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Pay monthly loans

Whether it’s for your daughter’s wedding or a new car, loans you pay back monthly can be a useful way to manage your outgoings.

Learn everything you need to know about pay monthly loans, from repayment terms to interest rates and more. 

What are pay monthly loans? 

They’re pretty much as they sound – easy-to-manage loans that you pay back monthly. It’s just another name for a personal loan that you pay back on a regular basis – usually by direct debit. 

Monthly loans are different from credit cards, which allow you to pay back varying amounts depending on how much you’ve spent. You can also pay off a credit card in one go and avoid interest charges.

What are the benefits of monthly payment loans?

Pay monthly loans have several advantages. These include: 

  • Flexibility – when you take out the loan, you can choose your repayment period.
  • Affordability – you can check whether you can afford the monthly repayments before you take out the loan.
  • Easy repayments – a pay monthly loan lets you set up a direct debit to cover your monthly repayments. Typically, you’ll be able to choose the date that payments are taken so it works for you and your budget.
  • Fixed monthly payments – monthly loans usually offer a fixed rate of interest, so you’ll know exactly how much is leaving your account every month. That’s a big help when it comes to budgeting.  

Pay monthly loan rates 

We show how paying back a £3,000 loan over a longer period can bring down your monthly payments. But, beware. By choosing to repay over a longer time period, you’ll end up paying back more overall as you’ll be paying interest on the amount you borrow for a much longer period.

Amount you borrow


Borrowing period (in years)

Monthly repayments

Total you’ll pay back

Total interest paid












(an extra £258.96)

What’s the best pay monthly loan to get?

The best monthly loan for you depends on why you need it, your disposable income and how well you can manage the repayments. 

It’s always best to take out a loan with a low interest rate, with as short a payback period as you can comfortably manage. That way you’ll pay less interest. 

The APR (annual percentage rate) is a set method of calculation to allow potential customers to compare different loans more easily. This is because different providers work out interest rates and charges in different ways. For example, calculating interest rates daily, weekly or monthly.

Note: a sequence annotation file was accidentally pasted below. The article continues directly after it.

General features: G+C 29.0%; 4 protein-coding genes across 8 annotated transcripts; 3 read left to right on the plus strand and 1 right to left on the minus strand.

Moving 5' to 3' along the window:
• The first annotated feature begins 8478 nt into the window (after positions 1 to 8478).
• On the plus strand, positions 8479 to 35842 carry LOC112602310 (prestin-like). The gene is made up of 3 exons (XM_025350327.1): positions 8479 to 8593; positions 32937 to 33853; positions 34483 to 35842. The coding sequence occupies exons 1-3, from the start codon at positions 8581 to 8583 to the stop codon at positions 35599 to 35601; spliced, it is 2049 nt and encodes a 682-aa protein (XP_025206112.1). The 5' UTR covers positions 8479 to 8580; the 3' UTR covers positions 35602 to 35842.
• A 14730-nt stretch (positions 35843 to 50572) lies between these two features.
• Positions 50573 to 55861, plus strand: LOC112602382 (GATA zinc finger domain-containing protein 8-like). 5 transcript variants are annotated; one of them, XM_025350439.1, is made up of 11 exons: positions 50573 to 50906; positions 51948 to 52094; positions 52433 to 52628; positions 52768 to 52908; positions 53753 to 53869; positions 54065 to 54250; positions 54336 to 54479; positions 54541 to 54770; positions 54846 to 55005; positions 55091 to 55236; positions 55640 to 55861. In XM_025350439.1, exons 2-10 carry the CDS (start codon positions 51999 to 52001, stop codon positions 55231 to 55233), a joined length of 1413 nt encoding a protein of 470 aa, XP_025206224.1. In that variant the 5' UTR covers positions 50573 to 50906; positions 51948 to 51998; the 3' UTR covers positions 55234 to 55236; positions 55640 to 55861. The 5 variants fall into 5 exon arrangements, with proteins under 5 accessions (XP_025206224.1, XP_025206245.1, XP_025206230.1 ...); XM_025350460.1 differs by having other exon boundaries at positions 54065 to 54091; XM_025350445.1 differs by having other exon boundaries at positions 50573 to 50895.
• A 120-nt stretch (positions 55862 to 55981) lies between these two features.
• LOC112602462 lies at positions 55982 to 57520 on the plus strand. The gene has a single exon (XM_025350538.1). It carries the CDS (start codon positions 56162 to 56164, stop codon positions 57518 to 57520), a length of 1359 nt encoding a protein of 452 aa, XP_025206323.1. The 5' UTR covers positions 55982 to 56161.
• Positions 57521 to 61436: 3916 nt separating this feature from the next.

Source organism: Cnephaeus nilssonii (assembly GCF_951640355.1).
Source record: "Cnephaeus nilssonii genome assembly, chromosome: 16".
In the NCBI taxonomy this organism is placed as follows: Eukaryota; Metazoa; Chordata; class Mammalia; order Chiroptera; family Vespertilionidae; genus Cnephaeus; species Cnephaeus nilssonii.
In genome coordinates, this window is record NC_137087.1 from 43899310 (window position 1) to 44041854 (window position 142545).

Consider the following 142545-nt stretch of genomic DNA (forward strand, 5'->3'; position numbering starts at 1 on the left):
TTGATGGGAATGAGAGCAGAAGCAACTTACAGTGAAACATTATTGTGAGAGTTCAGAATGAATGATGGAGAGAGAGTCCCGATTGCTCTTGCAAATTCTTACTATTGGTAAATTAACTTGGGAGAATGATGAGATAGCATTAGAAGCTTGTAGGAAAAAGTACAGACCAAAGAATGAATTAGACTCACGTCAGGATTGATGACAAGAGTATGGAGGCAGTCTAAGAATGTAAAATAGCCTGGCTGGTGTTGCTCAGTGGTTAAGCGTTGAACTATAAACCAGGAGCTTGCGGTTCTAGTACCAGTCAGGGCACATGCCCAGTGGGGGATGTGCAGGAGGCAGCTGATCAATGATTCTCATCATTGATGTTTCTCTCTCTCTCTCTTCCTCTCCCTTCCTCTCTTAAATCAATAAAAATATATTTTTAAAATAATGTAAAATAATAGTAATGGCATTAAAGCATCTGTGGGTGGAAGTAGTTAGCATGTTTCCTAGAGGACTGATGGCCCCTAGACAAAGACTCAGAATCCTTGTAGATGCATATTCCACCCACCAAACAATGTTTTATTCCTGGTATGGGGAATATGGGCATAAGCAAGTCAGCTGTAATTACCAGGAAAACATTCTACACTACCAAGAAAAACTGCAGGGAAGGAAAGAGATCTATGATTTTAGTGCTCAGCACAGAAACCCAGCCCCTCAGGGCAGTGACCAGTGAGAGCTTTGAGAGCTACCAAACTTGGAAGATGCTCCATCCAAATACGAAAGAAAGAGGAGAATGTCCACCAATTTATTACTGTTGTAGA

Adverts for loans must show a representative APR, which is offered to at least 51% of successful applicants. But this means that around 49% of applicants will be offered a higher rate than the representative example, based on their financial history.

You can use our loan calculator to see how much your monthly payments might be for the amount you want to borrow. Or check the size of loan you might get for the amount you can afford to pay back regularly. 

You can also see what the impact on the overall cost would be if you wanted to pay back over a longer period to benefit from lower monthly outgoings. Using the calculator won’t affect your credit score.

What do I need to get a loan?

To apply for monthly repayment loans, you’ll need to meet certain requirements.

Generally, you’ll need:

  • To be 18 or over (for some providers it’s 21 and some also have upper age limits)
  • An income (job, pension or benefits)
  • A valid UK address
  • A valid bank account.

Can I repay my loan early?

It’s usually best to pay off your loan as early as possible – that way you’ll be debt-free quicker – but you might have to pay an early repayment fee. Your lender should let you know about this when you take out the loan. 

The other advantage of paying off your loan sooner rather than later is that you’ll pay less interest overall. 

If you want to pay off your full loan amount, contact your lender and ask for an early settlement amount. This is the total sum needed to repay the loan. You then have 28 days to pay it from when your request is received.

The lender will let you know if there are any fees, so you can decide if you want to go ahead. You’ll want to weigh up if you’ll save more in interest than you’ll have to pay in charges, to see if it it’s worth it for you. 

If you think you might be able to repay early, then it’s worth looking for a loan with pay back monthly options that doesn’t include this kind of fee. If you want to pay off part of your loan, your credit agreement should be clear about how any partial early payment will affect your remaining repayments.